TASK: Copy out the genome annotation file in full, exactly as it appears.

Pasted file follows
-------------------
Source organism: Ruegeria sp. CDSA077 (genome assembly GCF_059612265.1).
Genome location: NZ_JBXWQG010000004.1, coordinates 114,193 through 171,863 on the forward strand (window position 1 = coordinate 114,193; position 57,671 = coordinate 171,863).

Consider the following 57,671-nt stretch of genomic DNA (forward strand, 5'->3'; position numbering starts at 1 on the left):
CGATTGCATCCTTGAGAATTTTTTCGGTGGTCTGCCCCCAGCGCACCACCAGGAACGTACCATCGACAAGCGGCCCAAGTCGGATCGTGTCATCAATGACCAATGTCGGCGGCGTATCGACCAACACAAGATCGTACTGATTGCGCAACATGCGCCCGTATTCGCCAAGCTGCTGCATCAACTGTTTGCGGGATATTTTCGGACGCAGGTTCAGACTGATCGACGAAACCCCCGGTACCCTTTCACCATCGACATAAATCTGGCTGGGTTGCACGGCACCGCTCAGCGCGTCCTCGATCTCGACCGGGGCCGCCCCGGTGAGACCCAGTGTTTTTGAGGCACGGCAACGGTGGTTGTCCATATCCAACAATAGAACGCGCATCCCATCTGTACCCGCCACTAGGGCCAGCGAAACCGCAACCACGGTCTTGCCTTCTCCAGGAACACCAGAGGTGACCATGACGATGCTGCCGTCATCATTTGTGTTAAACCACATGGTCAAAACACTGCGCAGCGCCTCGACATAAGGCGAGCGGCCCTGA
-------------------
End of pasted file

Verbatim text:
Source organism: Ruegeria sp. CDSA077 (genome assembly GCF_059612265.1).
Genome location: NZ_JBXWQG010000004.1, coordinates 114,193 through 171,863 on the forward strand (window position 1 = coordinate 114,193; position 57,671 = coordinate 171,863).

Consider the following 57,671-nt stretch of genomic DNA (forward strand, 5'->3'; position numbering starts at 1 on the left):
CGATTGCATCCTTGAGAATTTTTTCGGTGGTCTGCCCCCAGCGCACCACCAGGAACGTACCATCGACAAGCGGCCCAAGTCGGATCGTGTCATCAATGACCAATGTCGGCGGCGTATCGACCAACACAAGATCGTACTGATTGCGCAACATGCGCCCGTATTCGCCAAGCTGCTGCATCAACTGTTTGCGGGATATTTTCGGACGCAGGTTCAGACTGATCGACGAAACCCCCGGTACCCTTTCACCATCGACATAAATCTGGCTGGGTTGCACGGCACCGCTCAGCGCGTCCTCGATCTCGACCGGGGCCGCCCCGGTGAGACCCAGTGTTTTTGAGGCACGGCAACGGTGGTTGTCCATATCCAACAATAGAACGCGCATCCCATCTGTACCCGCCACTAGGGCCAGCGAAACCGCAACCACGGTCTTGCCTTCTCCAGGAACACCAGAGGTGACCATGACGATGCTGCCGTCATCATTTGTGTTAAACCACATGGTCAAAACACTGCGCAGCGCCTCGACATAAGGCGAGCGGCCCTGA